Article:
“Rejoice greatly, O daughter of Zion! Shout in triumph, O daughter of Jerusalem! Behold, your king is coming to you; He is just and endowed with salvation, humble, and mounted on a donkey, even on a colt, the foal of a donkey.” – Zechariah 9:9 NASB
When Jesus rode into Jerusalem in the days before His crucifixion, He was fulfilling a prophecy given to Zechariah hundreds of years earlier. Through eyes of faith, this prophet saw how a King would come to Jerusalem. Even though a King, He was humble and would be mounted on the “foal of a donkey.”
When the day finally came, “a very large crowd spread their cloaks on the road” in preparation for Jesus’ arrival. They shouted praises, “Hosanna to the Son of David,” and cried “Blessed is He who comes in the name of the Lord.”
This was a major event, for “all the city was stirred.” People wondered what could have caused such an uproar. The crowds announced, “This is the prophet Jesus, from Nazareth in Galilee” (Matthew 21:8-11).
The whole community seemed to join together to praise and honor Jesus. Yet, just a few days later, Jerusalem crowds would cry for His crucifixion. But Jesus was not surprised.
At an earlier Passover celebration, many people said that they believed in Him. But Jesus knew that this belief was shallow and superficial. They may have spoken words of praise, yet their hearts were not totally committed. Faced with new circumstances or pressures, they easily could change. Jesus did not entrust Himself to them, for He “knew what was in man” (John 2:23-25).
Today, many people say that they are Christians but have not made Jesus their Lord. They say they believe but only have a superficial commitment.
How about you? Is Jesus the Lord of your life? Is He your Lord all the time? Praise Him from your heart, and commit your life to Him.
The Triumphal Entry
“This took place to fulfill what was spoken by the prophet, saying, ‘Say to the daughter of Zion, Behold, your king is coming to you, humble, and mounted on a donkey, on a colt, the foal of a beast of burden’” (vv. 4–5).
Riding on a humble beast of burden is not the way in which most people would expect a king to enter into His reign, but that is exactly how the Lord of glory entered His. Though almost no one could see it at the time, Jesus’ arrival in Jerusalem on Palm Sunday marked the beginning of the final events that would lead to His exaltation (Matt. 21:1–11).
When we say that almost no one could see it at the time, we are not speaking of what the crowd of Passover pilgrims first thought when they saw Jesus approaching Jerusalem on a donkey. The greatest king in their history, after all, often rode through the Holy City and the Promised Land in a similar manner (2 Sam. 13:29; 1 Kings 1:33). Thus, the people who cried “Hosanna to the Son of David!” on Palm Sunday expected a mighty, conquering king, one who would throw off the yoke of their Gentile oppressors just as David had defeated the Philistines centuries earlier.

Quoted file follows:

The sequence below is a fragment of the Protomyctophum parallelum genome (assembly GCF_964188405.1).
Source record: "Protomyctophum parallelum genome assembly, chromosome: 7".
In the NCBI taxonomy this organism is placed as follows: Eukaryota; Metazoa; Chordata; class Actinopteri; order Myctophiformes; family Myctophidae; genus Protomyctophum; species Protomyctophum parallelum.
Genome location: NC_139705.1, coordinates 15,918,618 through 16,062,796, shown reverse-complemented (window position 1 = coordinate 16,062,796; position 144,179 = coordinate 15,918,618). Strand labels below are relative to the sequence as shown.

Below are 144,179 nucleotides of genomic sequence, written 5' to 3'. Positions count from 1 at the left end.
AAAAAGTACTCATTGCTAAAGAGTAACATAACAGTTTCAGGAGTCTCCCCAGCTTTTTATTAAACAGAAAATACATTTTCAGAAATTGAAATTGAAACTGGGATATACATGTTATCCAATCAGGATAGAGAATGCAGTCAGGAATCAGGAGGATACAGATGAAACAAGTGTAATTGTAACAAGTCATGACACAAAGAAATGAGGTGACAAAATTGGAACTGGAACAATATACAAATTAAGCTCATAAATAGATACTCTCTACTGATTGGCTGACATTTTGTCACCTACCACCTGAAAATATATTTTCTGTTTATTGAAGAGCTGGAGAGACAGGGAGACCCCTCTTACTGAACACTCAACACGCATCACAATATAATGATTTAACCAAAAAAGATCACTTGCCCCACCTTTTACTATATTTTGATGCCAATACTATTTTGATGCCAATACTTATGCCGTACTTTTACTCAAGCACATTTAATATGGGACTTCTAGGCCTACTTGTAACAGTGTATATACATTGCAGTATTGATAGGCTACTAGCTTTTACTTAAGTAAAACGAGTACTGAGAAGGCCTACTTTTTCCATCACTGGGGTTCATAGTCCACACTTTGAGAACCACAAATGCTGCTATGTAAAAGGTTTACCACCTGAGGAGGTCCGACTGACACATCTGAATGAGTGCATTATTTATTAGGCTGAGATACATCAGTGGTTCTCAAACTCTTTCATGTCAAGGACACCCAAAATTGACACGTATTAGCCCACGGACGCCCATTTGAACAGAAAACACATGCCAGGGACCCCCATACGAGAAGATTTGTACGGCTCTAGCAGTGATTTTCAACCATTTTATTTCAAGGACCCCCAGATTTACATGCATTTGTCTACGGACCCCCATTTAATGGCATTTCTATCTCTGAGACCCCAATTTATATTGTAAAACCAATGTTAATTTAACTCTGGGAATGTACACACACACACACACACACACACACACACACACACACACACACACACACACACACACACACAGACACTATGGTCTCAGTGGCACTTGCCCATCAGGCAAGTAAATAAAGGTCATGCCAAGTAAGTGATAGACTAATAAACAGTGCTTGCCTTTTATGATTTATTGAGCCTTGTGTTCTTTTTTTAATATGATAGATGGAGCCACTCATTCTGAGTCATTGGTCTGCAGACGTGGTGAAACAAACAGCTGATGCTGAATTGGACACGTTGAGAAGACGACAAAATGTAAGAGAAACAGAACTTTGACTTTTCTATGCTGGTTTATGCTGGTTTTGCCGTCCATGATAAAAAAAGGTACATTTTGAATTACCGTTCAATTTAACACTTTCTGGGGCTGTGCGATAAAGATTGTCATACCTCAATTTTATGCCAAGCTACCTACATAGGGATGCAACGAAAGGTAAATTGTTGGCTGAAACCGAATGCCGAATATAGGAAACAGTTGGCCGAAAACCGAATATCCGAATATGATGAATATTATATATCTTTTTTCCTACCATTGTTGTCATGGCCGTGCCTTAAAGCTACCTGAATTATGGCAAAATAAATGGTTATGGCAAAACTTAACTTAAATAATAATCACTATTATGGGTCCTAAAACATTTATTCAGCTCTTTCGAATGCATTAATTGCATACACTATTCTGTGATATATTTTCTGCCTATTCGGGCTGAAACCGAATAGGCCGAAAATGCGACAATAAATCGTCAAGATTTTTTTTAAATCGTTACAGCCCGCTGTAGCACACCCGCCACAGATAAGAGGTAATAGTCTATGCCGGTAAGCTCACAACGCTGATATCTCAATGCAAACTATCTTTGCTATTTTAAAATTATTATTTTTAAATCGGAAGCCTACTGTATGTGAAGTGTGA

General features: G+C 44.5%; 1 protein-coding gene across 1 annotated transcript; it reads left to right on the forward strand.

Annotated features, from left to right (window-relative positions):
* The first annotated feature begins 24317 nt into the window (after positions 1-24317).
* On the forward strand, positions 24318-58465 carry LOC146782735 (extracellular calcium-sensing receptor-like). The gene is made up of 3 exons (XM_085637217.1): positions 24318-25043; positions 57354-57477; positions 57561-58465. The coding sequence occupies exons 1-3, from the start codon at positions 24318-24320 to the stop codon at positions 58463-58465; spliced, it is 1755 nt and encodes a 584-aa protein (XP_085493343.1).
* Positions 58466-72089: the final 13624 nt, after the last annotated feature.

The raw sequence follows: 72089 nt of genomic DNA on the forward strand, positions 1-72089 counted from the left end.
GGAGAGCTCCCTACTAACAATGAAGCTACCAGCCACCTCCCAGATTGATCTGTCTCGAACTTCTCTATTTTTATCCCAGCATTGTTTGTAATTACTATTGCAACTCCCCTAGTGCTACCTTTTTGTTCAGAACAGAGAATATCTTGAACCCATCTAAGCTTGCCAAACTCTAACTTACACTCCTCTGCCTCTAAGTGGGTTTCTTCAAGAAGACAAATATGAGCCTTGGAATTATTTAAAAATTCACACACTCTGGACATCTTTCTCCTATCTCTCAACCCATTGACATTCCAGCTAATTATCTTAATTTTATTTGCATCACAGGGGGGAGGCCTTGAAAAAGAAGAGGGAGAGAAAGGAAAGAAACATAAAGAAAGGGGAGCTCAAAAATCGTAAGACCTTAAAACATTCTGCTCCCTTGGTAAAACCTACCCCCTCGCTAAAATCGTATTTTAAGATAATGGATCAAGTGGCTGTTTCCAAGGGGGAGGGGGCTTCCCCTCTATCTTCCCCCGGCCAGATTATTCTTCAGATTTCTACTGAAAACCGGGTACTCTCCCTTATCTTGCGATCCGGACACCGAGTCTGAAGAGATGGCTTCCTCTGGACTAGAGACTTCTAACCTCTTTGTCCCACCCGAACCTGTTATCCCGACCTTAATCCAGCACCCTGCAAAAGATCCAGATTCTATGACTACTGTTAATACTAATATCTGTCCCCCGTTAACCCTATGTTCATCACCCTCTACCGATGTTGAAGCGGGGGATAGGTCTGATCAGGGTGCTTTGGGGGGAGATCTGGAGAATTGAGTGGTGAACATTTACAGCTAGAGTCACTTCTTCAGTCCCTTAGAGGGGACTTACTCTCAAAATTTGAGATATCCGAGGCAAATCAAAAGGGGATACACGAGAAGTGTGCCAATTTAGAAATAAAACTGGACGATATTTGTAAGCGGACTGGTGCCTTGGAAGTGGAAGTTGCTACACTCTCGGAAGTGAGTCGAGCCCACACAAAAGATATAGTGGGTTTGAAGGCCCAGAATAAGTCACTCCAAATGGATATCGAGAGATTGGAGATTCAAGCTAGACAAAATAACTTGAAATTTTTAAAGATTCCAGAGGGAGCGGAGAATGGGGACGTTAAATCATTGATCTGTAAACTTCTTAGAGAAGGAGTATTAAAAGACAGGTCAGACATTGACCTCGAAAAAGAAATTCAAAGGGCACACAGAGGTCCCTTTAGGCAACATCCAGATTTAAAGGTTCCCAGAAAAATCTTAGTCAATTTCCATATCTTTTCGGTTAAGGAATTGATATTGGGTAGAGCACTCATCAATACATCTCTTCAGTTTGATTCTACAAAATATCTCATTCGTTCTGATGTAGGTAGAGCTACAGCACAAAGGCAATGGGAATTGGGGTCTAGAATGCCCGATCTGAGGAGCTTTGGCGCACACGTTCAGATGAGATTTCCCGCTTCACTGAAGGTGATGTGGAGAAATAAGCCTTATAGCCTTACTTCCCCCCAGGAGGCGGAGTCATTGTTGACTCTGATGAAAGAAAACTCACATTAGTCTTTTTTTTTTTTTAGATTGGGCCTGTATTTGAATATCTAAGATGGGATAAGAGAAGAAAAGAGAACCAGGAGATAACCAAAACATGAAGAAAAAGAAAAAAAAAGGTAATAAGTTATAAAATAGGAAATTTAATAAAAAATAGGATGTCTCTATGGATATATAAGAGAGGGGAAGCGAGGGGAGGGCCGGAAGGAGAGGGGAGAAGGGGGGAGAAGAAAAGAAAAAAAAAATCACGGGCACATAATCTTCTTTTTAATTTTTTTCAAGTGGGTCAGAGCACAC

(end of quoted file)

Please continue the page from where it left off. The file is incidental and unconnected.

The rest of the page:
Yet the people failed to see the true import of the Davidic king riding on a lowly beast of burden. Yes, David was a conquering king, but he defeated his enemies not in his own strength but in the strength of the Lord. Moreover, for all of his military prowess, David could not provide permanent rest to his people. After his death, his son Solomon enjoyed peace for a time, but this golden age came to an end when God brought enemies against Solomon to discipline him for his idolatry (1 Kings 11:9–40).
The true enemies that had to be defeated were not pagan Gentiles but rather sin and death. This could not be done on a white horse and with great armies. Instead, it took humility, a willingness to take the form of a servant and submit to the punishment that God’s people deserve for their sin (Phil. 2:5–11). Only by receiving the worst that sin and death could throw at him could the Davidic king “outsmart” our enemies. In thinking that they were gaining the upper hand, sin, death, and even Satan himself did not see that their actions were ultimately working under the sovereignty of God so that His wrath would be satisfied in the death of His Son. They did not see that by killing Jesus they were actually ensuring their own defeat, for the Son of David whom they murdered was stronger than death itself. Passing through death, He conquered it by rising again. Jesus took the worst that His foes could do and triumphed over it. His humble entry into Jerusalem in fulfillment of Zechariah’s prophecy anticipated His final conquering act.